THERE are no dark horses in elections in Turkmenistan, only stalking horses. The country was a one-party state until 2012 and the presidential election held on February 12th was the first to feature candidates from rival parties. But a multiplicity of parties, alas, is not the same as a meaningful opposition. In a nine-way race, the incumbent, Gurbanguly Berdymukhamedov, took 98% of the vote. That was actually an improvement on his previous showing in 2012, when he pulled in a mere 97%.
Mr Berdymukhamedov, a former dentist who styles himself “Arkadag”, the “Protector”, threw himself into the campaign, crooning a song of his own composition to gas workers and doling out televisions to herdsmen in the desert. He also repressed all dissent, unleashing “a concerted campaign of harassment against civil-society activists and journalists”, according to three human-rights groups which monitor the country.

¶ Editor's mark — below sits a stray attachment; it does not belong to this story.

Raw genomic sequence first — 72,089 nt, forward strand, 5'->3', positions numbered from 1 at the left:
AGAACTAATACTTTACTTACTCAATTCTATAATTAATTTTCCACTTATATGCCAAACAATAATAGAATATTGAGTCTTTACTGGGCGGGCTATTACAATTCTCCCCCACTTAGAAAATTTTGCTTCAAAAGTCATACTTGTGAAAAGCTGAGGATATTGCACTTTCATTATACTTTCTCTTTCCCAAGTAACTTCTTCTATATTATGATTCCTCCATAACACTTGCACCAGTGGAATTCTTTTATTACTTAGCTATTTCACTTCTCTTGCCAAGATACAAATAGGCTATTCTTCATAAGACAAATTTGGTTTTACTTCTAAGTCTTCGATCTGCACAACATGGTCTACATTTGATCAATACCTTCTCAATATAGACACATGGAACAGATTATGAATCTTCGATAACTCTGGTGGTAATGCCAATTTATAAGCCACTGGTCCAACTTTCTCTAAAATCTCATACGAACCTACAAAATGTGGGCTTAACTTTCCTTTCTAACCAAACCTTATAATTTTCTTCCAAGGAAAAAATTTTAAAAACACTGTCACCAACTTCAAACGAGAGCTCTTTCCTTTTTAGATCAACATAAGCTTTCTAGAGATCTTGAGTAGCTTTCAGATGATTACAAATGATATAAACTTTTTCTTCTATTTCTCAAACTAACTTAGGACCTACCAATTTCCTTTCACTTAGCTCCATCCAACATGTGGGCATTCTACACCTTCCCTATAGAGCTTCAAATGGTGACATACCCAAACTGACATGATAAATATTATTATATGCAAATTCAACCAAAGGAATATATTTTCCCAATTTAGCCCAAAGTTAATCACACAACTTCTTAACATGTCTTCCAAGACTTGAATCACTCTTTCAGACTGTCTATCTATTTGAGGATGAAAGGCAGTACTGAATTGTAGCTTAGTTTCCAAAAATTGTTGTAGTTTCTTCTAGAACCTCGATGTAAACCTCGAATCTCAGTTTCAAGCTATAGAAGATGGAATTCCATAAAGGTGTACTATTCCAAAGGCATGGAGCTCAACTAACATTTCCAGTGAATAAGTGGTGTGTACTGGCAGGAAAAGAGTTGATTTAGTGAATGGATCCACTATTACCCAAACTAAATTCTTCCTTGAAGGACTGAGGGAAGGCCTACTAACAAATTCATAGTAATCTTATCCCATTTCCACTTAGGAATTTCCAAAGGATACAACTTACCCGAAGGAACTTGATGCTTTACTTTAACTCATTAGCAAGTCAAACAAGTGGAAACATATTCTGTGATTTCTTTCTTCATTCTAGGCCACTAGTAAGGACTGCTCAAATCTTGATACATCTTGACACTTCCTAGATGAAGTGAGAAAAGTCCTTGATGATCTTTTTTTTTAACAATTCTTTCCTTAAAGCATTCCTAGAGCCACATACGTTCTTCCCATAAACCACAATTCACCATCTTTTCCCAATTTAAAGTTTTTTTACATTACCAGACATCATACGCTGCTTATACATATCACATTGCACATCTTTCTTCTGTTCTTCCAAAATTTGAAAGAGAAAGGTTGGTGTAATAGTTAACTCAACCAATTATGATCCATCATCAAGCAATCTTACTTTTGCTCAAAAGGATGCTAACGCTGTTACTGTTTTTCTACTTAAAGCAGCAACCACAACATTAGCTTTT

Mr Berdymukhamedov has held power since the death of the previous eccentric dictator, Saparmurat Niyazov, in 2006. He is 59—a spring chicken by the standards of Central Asian despots. He could now remain president for life, after reforms passed last year scrapped the requirement that presidential candidates be younger than 70. The reforms also extended the presidential term from five to seven years, so Mr Berdymukhamedov need not exert himself on the campaign trail again until 2024.
That is just as well: rather than the “Era of Supreme Happiness” that Mr Berdymukhamedov promised at his previous re-election, he is presiding over an era of low prices for Turkmenistan’s sole export, gas. Subsidies for utilities are being cut, staple goods are in short supply in some parts of the country and wages at state-owned firms are said to have gone unpaid for many workers. Humbler Turkmen, in short, do not have much to sing about.